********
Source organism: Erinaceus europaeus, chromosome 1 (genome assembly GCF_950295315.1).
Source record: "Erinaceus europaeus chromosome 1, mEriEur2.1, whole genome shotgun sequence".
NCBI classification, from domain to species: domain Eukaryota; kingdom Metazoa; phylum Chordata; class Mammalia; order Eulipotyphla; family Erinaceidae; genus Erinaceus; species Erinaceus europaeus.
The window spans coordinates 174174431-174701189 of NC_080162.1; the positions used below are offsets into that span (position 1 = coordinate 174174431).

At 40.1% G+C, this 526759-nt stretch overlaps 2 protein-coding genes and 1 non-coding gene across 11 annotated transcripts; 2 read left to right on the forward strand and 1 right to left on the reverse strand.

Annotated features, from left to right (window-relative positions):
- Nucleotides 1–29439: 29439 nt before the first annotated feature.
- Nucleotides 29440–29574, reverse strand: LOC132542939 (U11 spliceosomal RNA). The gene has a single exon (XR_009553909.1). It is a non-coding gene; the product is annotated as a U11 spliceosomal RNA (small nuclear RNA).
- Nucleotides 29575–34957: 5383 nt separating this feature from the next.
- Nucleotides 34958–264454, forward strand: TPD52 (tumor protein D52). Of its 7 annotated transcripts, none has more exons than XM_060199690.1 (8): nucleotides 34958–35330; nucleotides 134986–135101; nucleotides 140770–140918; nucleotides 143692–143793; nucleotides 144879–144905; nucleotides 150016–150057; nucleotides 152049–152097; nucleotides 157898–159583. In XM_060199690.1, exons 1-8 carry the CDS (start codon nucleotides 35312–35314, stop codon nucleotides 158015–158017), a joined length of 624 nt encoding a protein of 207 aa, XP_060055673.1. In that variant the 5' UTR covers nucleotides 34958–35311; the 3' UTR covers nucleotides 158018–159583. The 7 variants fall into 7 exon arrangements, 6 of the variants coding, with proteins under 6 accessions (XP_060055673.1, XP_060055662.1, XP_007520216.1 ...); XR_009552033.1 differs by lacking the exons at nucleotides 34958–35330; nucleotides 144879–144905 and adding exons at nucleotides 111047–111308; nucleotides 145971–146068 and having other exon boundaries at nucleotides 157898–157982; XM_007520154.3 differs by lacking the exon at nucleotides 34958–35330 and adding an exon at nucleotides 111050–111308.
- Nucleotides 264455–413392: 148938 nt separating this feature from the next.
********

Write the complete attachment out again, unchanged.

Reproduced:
Source organism: Erinaceus europaeus, chromosome 1 (genome assembly GCF_950295315.1).
Source record: "Erinaceus europaeus chromosome 1, mEriEur2.1, whole genome shotgun sequence".
NCBI classification, from domain to species: domain Eukaryota; kingdom Metazoa; phylum Chordata; class Mammalia; order Eulipotyphla; family Erinaceidae; genus Erinaceus; species Erinaceus europaeus.
The window spans coordinates 174174431-174701189 of NC_080162.1; the positions used below are offsets into that span (position 1 = coordinate 174174431).

At 40.1% G+C, this 526759-nt stretch overlaps 2 protein-coding genes and 1 non-coding gene across 11 annotated transcripts; 2 read left to right on the forward strand and 1 right to left on the reverse strand.

Annotated features, from left to right (window-relative positions):
- Nucleotides 1–29439: 29439 nt before the first annotated feature.
- Nucleotides 29440–29574, reverse strand: LOC132542939 (U11 spliceosomal RNA). The gene has a single exon (XR_009553909.1). It is a non-coding gene; the product is annotated as a U11 spliceosomal RNA (small nuclear RNA).
- Nucleotides 29575–34957: 5383 nt separating this feature from the next.
- Nucleotides 34958–264454, forward strand: TPD52 (tumor protein D52). Of its 7 annotated transcripts, none has more exons than XM_060199690.1 (8): nucleotides 34958–35330; nucleotides 134986–135101; nucleotides 140770–140918; nucleotides 143692–143793; nucleotides 144879–144905; nucleotides 150016–150057; nucleotides 152049–152097; nucleotides 157898–159583. In XM_060199690.1, exons 1-8 carry the CDS (start codon nucleotides 35312–35314, stop codon nucleotides 158015–158017), a joined length of 624 nt encoding a protein of 207 aa, XP_060055673.1. In that variant the 5' UTR covers nucleotides 34958–35311; the 3' UTR covers nucleotides 158018–159583. The 7 variants fall into 7 exon arrangements, 6 of the variants coding, with proteins under 6 accessions (XP_060055673.1, XP_060055662.1, XP_007520216.1 ...); XR_009552033.1 differs by lacking the exons at nucleotides 34958–35330; nucleotides 144879–144905 and adding exons at nucleotides 111047–111308; nucleotides 145971–146068 and having other exon boundaries at nucleotides 157898–157982; XM_007520154.3 differs by lacking the exon at nucleotides 34958–35330 and adding an exon at nucleotides 111050–111308.
- Nucleotides 264455–413392: 148938 nt separating this feature from the next.